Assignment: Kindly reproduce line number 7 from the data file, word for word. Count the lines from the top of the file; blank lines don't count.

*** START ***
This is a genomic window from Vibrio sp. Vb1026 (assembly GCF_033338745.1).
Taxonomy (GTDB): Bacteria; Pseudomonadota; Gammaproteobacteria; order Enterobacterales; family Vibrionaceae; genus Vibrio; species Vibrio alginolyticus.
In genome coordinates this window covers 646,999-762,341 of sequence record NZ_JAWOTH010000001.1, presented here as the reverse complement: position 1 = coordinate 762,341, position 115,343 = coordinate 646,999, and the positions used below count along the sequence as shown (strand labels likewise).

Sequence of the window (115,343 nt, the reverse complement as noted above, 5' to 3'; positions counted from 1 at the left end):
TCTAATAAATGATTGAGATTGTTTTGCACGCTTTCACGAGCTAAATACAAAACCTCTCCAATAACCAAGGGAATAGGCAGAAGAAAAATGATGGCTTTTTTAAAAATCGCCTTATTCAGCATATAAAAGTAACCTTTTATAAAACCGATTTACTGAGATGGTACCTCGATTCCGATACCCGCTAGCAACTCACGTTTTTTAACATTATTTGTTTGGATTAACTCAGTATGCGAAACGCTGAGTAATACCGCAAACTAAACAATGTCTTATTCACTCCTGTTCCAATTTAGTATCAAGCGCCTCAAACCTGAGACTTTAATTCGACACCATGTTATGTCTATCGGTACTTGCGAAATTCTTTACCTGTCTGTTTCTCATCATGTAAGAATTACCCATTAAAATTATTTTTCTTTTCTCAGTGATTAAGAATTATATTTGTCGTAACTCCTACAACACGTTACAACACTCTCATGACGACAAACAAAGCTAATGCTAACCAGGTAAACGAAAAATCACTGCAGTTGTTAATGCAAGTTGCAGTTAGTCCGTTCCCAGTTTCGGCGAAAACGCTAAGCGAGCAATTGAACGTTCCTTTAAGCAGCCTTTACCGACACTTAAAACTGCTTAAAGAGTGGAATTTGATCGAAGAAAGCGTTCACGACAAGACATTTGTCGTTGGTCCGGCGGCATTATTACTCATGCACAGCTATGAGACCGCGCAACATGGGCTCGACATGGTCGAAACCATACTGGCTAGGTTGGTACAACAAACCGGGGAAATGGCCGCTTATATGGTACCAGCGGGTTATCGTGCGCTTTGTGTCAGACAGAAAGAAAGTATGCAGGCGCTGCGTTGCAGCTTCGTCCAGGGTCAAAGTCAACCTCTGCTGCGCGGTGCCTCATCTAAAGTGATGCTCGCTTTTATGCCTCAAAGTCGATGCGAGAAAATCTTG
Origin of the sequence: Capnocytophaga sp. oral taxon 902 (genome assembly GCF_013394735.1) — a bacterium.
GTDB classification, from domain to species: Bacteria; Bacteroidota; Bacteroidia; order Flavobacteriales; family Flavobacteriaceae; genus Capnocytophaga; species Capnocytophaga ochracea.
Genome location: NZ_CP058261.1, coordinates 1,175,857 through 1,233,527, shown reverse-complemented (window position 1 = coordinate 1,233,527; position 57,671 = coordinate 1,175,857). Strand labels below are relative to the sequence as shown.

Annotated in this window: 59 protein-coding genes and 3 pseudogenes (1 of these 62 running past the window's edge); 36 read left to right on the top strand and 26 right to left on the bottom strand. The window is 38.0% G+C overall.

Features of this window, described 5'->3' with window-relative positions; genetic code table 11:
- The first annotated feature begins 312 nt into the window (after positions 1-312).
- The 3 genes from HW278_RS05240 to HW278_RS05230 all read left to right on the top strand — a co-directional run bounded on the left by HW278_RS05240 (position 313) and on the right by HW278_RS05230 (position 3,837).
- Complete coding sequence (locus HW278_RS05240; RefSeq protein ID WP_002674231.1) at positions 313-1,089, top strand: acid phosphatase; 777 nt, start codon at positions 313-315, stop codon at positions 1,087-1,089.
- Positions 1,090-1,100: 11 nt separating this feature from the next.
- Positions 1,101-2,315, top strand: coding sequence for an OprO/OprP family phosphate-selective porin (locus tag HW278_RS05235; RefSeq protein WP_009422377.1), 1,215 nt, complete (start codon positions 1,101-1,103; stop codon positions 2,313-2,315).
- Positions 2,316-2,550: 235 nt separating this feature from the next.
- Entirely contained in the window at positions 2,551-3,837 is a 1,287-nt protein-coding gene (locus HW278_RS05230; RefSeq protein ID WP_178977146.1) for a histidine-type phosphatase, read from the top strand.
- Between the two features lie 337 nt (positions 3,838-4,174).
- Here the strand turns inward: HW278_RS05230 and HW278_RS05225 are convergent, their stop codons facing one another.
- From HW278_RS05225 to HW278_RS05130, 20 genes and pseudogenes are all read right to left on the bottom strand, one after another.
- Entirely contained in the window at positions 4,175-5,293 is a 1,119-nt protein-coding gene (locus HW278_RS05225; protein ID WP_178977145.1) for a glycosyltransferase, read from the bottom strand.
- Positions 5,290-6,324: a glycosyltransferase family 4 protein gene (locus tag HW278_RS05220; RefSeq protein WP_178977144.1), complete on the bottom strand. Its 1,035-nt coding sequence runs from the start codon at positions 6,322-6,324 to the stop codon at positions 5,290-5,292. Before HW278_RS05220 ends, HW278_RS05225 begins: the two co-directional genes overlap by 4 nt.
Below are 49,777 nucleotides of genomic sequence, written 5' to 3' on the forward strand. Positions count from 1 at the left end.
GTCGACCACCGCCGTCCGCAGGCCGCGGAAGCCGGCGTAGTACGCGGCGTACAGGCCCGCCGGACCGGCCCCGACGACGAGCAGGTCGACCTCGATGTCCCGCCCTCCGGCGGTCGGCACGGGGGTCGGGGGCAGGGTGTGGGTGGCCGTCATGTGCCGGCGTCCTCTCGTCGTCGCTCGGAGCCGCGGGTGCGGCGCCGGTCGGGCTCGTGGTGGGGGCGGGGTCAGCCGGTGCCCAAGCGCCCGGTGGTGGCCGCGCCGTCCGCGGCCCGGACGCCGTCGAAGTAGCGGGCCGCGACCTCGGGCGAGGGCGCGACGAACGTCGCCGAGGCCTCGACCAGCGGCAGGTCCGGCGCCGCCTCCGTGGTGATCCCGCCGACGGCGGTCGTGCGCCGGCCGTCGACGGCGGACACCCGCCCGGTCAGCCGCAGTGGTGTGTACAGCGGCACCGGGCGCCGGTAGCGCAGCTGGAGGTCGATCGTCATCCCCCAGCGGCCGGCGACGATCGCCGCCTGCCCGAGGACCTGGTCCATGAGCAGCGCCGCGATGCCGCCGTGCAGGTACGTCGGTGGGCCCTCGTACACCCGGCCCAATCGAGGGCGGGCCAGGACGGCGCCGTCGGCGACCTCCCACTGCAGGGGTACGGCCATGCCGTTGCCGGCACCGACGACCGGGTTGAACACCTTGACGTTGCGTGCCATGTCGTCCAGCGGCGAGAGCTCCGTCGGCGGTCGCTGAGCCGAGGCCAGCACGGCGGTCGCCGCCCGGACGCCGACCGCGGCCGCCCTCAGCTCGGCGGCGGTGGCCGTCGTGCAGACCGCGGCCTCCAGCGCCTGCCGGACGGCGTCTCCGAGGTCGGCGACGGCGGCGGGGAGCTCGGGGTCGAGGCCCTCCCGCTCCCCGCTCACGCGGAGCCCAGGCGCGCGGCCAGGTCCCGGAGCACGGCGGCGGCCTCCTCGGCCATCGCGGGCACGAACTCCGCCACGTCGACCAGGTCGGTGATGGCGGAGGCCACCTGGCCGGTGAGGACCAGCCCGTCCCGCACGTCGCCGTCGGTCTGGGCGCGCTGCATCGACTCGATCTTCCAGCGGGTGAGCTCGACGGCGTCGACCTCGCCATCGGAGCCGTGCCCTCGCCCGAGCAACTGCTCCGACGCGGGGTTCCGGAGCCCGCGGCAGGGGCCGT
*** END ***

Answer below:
GTDB classification, from domain to species: Bacteria; Bacteroidota; Bacteroidia; order Flavobacteriales; family Flavobacteriaceae; genus Capnocytophaga; species Capnocytophaga ochracea.